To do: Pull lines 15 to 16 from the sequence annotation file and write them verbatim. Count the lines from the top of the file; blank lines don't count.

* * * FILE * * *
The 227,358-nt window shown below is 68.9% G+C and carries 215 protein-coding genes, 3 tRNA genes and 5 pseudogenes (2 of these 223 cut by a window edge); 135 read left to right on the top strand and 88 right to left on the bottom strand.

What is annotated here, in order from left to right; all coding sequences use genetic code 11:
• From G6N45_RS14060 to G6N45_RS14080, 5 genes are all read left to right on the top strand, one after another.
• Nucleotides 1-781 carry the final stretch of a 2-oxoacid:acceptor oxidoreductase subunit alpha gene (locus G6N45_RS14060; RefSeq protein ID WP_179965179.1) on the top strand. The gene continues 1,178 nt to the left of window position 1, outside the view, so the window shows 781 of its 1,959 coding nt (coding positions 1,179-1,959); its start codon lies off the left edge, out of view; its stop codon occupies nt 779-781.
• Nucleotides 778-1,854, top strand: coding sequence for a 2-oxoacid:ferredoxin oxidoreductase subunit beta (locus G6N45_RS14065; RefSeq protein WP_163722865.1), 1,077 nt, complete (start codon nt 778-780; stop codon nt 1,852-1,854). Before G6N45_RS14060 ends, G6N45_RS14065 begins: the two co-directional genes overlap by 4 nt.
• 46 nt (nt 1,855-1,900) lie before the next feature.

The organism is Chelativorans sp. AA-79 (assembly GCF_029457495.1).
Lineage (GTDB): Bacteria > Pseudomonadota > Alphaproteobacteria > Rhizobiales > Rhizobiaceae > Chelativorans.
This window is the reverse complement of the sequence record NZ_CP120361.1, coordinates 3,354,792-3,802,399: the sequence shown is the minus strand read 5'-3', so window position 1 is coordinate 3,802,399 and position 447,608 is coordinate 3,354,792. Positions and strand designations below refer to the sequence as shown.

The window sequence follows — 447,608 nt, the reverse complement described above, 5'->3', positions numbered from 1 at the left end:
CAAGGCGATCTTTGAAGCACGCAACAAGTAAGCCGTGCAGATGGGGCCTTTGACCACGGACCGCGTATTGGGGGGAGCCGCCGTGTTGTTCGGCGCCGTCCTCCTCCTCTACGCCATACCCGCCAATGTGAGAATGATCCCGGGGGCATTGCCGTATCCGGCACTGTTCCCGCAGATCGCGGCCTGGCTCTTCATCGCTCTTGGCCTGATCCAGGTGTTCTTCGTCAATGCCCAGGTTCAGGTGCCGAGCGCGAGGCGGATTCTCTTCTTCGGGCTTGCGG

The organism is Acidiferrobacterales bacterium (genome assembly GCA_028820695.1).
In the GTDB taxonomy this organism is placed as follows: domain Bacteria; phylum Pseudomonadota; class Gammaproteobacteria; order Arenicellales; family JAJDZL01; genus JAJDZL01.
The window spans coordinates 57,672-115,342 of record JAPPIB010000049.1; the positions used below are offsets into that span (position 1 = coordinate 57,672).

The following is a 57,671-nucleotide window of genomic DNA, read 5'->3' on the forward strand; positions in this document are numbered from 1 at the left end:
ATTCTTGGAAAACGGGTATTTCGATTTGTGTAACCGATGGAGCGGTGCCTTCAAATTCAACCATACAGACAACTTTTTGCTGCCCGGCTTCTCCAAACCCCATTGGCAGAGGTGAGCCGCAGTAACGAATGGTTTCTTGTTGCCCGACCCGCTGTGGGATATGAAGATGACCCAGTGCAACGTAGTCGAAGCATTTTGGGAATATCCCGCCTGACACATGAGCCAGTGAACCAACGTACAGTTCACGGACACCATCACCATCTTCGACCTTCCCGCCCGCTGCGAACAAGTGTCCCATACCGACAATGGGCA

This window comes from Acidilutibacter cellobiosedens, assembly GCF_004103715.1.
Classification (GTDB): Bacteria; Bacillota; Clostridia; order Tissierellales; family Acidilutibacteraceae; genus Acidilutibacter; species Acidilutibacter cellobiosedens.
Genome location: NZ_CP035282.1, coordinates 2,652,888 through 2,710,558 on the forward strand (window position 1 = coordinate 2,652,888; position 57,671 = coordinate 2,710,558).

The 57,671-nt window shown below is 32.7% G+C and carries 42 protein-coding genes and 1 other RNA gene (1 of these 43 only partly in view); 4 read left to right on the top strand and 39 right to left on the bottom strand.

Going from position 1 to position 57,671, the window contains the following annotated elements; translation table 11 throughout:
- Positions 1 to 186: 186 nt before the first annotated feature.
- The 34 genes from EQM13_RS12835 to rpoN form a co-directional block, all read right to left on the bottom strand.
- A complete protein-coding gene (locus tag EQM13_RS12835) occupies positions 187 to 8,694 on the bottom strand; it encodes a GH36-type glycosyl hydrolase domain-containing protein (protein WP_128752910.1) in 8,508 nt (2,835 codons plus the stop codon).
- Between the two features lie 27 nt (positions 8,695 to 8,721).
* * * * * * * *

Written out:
The following is a 57,671-nucleotide window of genomic DNA, read 5'->3' on the forward strand; positions in this document are numbered from 1 at the left end:
ATTCTTGGAAAACGGGTATTTCGATTTGTGTAACCGATGGAGCGGTGCCTTCAAATTCAACCATACAGACAACTTTTTGCTGCCCGGCTTCTCCAAACCCCATTGGCAGAGGTGAGCCGCAGTAACGAATGGTTTCTTGTTGCCCGACCCGCTGTGGGATATGAAGATGACCCAGTGCAACGTAGTCGAAGCATTTTGGGAATATCCCGCCTGACACATGAGCCAGTGAACCAACGTACAGTTCACGGACACCATCACCATCTTCGACCTTCCCGCCCGCTGCGAACAAGTGTCCCATACCGACAATGGGCA